Hierarchical switching in a multi-dimensional task space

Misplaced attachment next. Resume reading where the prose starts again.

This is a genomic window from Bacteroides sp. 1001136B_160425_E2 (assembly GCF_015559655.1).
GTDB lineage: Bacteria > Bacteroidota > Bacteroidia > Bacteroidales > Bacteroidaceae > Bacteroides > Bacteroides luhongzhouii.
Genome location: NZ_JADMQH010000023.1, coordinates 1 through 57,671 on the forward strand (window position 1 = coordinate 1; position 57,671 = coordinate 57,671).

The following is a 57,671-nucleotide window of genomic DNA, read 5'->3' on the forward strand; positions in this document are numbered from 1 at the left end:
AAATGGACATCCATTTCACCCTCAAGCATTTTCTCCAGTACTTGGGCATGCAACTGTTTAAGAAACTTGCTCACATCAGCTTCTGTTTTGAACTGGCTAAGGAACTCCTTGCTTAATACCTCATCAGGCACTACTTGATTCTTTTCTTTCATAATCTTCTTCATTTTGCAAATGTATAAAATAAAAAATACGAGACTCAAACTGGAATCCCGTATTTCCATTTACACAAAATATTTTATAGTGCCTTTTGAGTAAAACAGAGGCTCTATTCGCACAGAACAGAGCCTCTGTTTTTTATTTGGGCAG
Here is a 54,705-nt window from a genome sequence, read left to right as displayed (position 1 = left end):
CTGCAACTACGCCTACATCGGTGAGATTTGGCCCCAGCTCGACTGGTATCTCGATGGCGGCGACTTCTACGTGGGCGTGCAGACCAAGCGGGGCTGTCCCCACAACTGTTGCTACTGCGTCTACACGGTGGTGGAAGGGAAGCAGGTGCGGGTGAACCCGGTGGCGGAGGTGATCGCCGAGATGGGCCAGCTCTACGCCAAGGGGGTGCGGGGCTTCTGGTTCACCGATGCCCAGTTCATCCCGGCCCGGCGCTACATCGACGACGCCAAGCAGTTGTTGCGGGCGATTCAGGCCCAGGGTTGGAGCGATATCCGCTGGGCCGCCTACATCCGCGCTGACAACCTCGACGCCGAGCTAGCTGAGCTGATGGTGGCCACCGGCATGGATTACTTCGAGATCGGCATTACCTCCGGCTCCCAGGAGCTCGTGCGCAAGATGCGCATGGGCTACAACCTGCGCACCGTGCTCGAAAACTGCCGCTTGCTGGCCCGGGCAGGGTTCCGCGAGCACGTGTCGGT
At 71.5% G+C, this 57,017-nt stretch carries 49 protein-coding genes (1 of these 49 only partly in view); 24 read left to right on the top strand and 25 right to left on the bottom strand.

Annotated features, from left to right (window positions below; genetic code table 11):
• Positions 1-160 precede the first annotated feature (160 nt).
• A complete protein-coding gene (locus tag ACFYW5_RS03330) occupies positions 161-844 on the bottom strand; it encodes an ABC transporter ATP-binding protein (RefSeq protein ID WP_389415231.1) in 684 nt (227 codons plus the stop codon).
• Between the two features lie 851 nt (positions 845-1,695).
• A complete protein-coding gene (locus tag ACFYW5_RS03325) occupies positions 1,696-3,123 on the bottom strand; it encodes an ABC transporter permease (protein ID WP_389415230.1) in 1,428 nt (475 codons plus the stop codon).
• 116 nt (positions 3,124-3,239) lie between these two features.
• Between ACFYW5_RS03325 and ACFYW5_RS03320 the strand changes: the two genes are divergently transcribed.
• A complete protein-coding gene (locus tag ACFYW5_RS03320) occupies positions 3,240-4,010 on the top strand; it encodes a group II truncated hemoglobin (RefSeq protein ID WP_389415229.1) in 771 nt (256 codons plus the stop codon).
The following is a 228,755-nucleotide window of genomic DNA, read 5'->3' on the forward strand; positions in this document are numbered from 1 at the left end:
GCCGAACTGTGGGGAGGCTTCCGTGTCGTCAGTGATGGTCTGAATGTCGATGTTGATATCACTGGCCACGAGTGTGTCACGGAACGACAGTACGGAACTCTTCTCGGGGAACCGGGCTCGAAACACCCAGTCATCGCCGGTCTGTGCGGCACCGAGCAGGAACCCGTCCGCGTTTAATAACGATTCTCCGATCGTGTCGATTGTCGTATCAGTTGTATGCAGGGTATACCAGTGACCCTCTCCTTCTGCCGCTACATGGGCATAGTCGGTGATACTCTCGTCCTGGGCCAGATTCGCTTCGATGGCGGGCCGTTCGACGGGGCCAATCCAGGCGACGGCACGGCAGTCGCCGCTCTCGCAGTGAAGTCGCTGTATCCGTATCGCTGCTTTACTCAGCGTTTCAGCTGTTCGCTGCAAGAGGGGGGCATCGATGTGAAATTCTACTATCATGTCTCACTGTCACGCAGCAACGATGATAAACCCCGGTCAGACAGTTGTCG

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We explored shift costs for a dimensionally organized set of tasks. Task dimensions were type of judgement (numerical vs. spatial) and judgement-to-response mapping (compatible vs. incompatible). Shift costs were determined as the difference in RTs between switch trials and repetitions in a situation in which the kind of task was unpredictable. Shift costs were greatest when the type of judgement was changed. A change in the mapping increased shift costs when the type of judgement remained unchanged, but reduced shift costs when the type of judgement was changed as well. Also, response alternations produced costs when both the type of judgement and SR mapping were unchanged, but reduced shift costs otherwise. In addition to the relation between successive tasks, shift costs were modulated by the specifics of the elementary tasks. The major characteristics of the pattern of shift costs could be accounted for by the hypothesis of a dimensionally organized task space in which hierarchically organized, relative switching operations are performed that affect the highest-level task dimension at which a change is required, and all lower-level dimensions in a first step. In a second step, lower-level dimensions are switched back when no change is required, and then the selected control structure is implemented.
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